DESPITE changes to a proposed mine near Springsure, coal explorer Bandanna Energy still plans to create a partly open-cut thermal coal mine on the Central Highlands.
Managing director Ray Shaw spoke openly this week with Rural Weekly CQ about its 2011 annual report - released on Wednesday - and its plans for the future in Central Queensland.
Bandanna Energy has Australia's largest inventory of thermal coal licences across the Central Highlands and the Galilee Basin, among other areas.
Mr Shaw said plans for the Arcturus mine on the Highlands had changed from an entirely open-cut mine to a primarily underground mine. But plans remained to mine shallower reserves of thermal coal in an open-cut mine for between five and six years before changing the mine to an underground operation.
Mr Shaw said the company had secured a 14% stake in the Wiggins Island Coal Export Terminal, with stage one plans for the export of some four million tonnes of thermal coal and options to secure stage two export allocations. This coal, he said, would be provided for export largely from the Arcturus, Springsure Creek and Arcadia mine proposals, transported along the Blackwater train system to Gladstone and shipped overseas.
The three projects were planned for an area of agricultural land which may be protected from some mining operations under the state's proposed strategic cropping land policy.
Mr Shaw said both farmers and miners had to find ways to co-exist.
He said the company had always planned for the eventuality that it would have to minimise and mitigate its effects on any land that was assessed as the state's most valuable cropping lands.
Mr Shaw said: "We know the landholders in the area want to know from us exactly what our plans are and where exactly a mine is going to go. But all we can do is go and tell them that we just don't know yet - we don't want to announce our plans and then find out that we then have to adjust them once the policy is in place."
He said there was "just as much uncertainty" about the new policy for miners as there was for primary producers. "I guess the bottom line is that there are going to be a lot of eyes on any new mine under this policy and we'd only be shooting ourselves in the foot if we did the wrong thing."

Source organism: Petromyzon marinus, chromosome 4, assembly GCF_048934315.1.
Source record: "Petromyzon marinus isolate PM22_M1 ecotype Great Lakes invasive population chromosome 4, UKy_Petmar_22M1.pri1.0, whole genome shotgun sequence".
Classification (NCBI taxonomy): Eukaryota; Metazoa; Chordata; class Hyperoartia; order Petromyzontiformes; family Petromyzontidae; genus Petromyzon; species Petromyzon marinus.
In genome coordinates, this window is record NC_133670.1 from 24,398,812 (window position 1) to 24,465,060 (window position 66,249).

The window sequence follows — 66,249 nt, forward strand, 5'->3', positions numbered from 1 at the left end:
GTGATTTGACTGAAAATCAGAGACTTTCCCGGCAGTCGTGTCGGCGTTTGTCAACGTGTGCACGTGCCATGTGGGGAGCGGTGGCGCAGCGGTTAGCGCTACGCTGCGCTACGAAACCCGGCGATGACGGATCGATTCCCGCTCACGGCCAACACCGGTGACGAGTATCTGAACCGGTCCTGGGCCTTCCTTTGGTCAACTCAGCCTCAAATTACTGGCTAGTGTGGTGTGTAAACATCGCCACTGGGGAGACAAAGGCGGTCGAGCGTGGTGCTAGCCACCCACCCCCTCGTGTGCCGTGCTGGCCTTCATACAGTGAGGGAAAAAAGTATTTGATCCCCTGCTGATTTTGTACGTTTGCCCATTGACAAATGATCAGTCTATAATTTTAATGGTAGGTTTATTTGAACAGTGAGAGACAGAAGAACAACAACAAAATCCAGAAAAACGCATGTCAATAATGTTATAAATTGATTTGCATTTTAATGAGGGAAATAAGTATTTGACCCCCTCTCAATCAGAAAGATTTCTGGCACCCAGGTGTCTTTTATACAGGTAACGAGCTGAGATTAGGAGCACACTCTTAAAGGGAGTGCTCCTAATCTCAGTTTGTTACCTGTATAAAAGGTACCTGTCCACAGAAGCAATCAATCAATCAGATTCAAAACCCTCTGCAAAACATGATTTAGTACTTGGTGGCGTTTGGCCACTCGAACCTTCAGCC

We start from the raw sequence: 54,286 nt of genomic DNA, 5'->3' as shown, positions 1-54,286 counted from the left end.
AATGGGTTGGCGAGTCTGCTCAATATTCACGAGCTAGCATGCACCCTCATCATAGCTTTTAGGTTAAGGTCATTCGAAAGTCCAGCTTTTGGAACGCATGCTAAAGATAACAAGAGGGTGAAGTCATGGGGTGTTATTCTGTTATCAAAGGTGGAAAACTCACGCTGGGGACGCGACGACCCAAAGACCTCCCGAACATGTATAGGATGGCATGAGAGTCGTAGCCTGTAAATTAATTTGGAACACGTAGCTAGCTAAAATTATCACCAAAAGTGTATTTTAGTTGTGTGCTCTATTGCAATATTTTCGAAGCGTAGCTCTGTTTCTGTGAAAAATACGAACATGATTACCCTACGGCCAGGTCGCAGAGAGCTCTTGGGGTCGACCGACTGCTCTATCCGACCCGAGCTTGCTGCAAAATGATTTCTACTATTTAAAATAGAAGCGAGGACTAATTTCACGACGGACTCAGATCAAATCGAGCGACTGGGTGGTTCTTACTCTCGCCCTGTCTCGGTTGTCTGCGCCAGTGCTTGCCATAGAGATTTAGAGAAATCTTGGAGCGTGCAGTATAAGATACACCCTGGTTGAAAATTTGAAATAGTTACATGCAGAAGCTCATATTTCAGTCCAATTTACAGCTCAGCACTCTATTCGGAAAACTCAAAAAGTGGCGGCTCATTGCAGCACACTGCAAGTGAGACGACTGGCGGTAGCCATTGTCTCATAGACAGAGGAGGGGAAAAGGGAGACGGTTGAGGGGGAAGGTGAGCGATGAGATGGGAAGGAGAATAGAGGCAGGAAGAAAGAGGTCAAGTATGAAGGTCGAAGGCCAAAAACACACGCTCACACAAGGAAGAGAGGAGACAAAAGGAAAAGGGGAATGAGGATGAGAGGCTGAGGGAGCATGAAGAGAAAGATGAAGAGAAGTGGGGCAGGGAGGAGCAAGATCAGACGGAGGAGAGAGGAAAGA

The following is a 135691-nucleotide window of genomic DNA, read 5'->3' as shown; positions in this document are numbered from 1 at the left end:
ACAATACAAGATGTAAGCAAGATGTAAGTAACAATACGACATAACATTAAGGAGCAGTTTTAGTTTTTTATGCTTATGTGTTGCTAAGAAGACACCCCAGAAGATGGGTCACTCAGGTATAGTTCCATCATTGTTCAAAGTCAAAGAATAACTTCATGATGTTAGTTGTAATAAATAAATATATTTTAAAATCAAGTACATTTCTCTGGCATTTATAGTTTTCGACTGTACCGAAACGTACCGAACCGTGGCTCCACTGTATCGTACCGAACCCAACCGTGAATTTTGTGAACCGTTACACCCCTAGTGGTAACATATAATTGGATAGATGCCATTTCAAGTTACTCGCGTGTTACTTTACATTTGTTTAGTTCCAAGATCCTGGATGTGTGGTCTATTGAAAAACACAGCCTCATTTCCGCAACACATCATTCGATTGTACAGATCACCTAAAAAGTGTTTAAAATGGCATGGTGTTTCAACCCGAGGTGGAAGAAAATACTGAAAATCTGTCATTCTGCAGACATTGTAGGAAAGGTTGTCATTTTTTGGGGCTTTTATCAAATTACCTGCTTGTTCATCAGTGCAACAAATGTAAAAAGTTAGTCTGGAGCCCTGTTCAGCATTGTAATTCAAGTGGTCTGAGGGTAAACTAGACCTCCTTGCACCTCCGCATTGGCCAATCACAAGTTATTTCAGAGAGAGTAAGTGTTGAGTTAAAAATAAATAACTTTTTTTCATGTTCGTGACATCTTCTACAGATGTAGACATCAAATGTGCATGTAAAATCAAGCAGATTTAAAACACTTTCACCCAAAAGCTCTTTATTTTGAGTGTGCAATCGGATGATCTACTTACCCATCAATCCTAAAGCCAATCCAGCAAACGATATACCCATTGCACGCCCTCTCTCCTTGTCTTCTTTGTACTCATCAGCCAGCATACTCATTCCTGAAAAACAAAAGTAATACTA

But Mr Shaw could not guarantee the company would not go ahead with its next stage in the environmental approvals process for Arcturus and Springsure Creek before the policy was made into law.
He said: "In the ideal world, at least the draft legislation would be put before Parliament before we'd be putting in our environmental impact statement."
The last stage in the EIS process for the Springsure Creek proposal was approved after a ministerial cut-off date for proposals in the area, which angered local farmers.
Minister for Natural Resources Rachel Nolan said she had approved the project partly on the basis of a written assurance from Bandanna that it would mitigate all effects and could rehabilitate the land.
Mr Shaw said that the document referred to had "a bit more confidential information" in it than was currently in the public realm.
But he said: "The bottom line is that we aren't trying to create some sort of Eureka Stockade here."
"We are looking at all the options to minimise any effects on the land, including subsidence and part of that could be leaving more pillars of coal because, ultimately, leaving some of the coal in the ground to preserve the land is a better option for us than leaving the whole project."
Mr Shaw said the company was doing everything it could to prevent damaging any land deemed to be strategic cropping land.
The company's plans for other regions, including for its Alpha Coal mine in the Galilee Basin, were on track. But Bandanna would have to wait until one of the larger companies exploring the greenfield basin developed a rail connection.
Mr Shaw said water supply was also a "key consideration" for the Alpha project and the company had been working with SunWater to secure water allocations from the proposed Connors River Dam Moranbah to Alpha pipeline project.
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